Monday, March 15, 2010

Seven taxi drivers shot dead by police in Nairobi

"Integrity and justice", the motto of Kenya's administration police, doesn't sit comfortably with the killing on Wednesday night of seven unarmed taxi drivers. According to one driver who escaped, far from threatening the police, the drivers were ordered to lie down and executed in cold blood. The true details of what happened may never come out. There are reports that a feud between taxi drivers and boda-boda operators (motorcycle taxi drivers) turned violent. Matatu (shared taxi) drivers in Nairobi are often accused by the police of being controlled by the outlawed Mungiki gang. The local response on Thursday morning was street protests, and there has been an unusual amount of press coverage (newspaper reports that police have shot "suspected gangsters" are usually dealt with in one small paragraph, as if they were covering a domestic tragedy). The letter I sent to the Nation was printed, albeit somewhat mangled by a copyeditor. My point was not that Kenya's violent reputation might deter "hundreds" of tourists from visiting, but "hundreds of thousands". And in any case, what needs emphasising is that extra-judicial killings like these take place on a daily basis and go barely investigated. The undermining of Kenya's tourist industry, bad as that is, is a secondary issue.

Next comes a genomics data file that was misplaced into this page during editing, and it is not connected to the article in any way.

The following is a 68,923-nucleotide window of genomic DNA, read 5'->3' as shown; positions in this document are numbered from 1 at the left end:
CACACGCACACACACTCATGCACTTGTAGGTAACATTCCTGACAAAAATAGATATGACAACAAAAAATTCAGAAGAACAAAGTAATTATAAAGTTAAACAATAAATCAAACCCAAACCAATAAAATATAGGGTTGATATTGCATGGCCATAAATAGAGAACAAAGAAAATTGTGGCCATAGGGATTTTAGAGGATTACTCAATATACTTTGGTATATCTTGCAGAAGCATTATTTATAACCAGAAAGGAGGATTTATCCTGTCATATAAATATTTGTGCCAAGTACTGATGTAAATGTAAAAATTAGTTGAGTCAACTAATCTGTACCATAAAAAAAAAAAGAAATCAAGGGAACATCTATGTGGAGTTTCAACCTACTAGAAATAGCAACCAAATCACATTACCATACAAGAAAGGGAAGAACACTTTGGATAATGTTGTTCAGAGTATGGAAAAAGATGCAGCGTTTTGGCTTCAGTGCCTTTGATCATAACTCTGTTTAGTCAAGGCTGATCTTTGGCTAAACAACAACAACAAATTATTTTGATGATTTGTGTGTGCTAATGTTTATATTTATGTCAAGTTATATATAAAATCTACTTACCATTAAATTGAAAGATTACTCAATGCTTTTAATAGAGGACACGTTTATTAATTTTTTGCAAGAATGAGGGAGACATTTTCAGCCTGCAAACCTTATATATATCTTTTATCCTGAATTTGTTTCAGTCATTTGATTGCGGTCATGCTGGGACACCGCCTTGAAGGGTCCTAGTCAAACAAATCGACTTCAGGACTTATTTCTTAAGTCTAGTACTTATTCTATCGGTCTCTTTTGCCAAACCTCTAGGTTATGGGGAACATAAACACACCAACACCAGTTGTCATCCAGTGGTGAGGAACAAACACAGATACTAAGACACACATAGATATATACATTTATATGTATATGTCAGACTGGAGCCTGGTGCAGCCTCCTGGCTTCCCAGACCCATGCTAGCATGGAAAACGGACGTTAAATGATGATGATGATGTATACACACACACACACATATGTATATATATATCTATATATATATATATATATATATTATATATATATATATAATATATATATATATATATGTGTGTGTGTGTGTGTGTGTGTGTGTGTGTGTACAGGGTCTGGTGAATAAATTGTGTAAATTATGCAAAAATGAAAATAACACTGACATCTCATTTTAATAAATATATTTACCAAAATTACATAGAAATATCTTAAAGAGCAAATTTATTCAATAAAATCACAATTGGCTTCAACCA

1 comment:

  1. This article in today's Nation (16 March 2010), goes some way to explain how Administration Police literally get away with murder.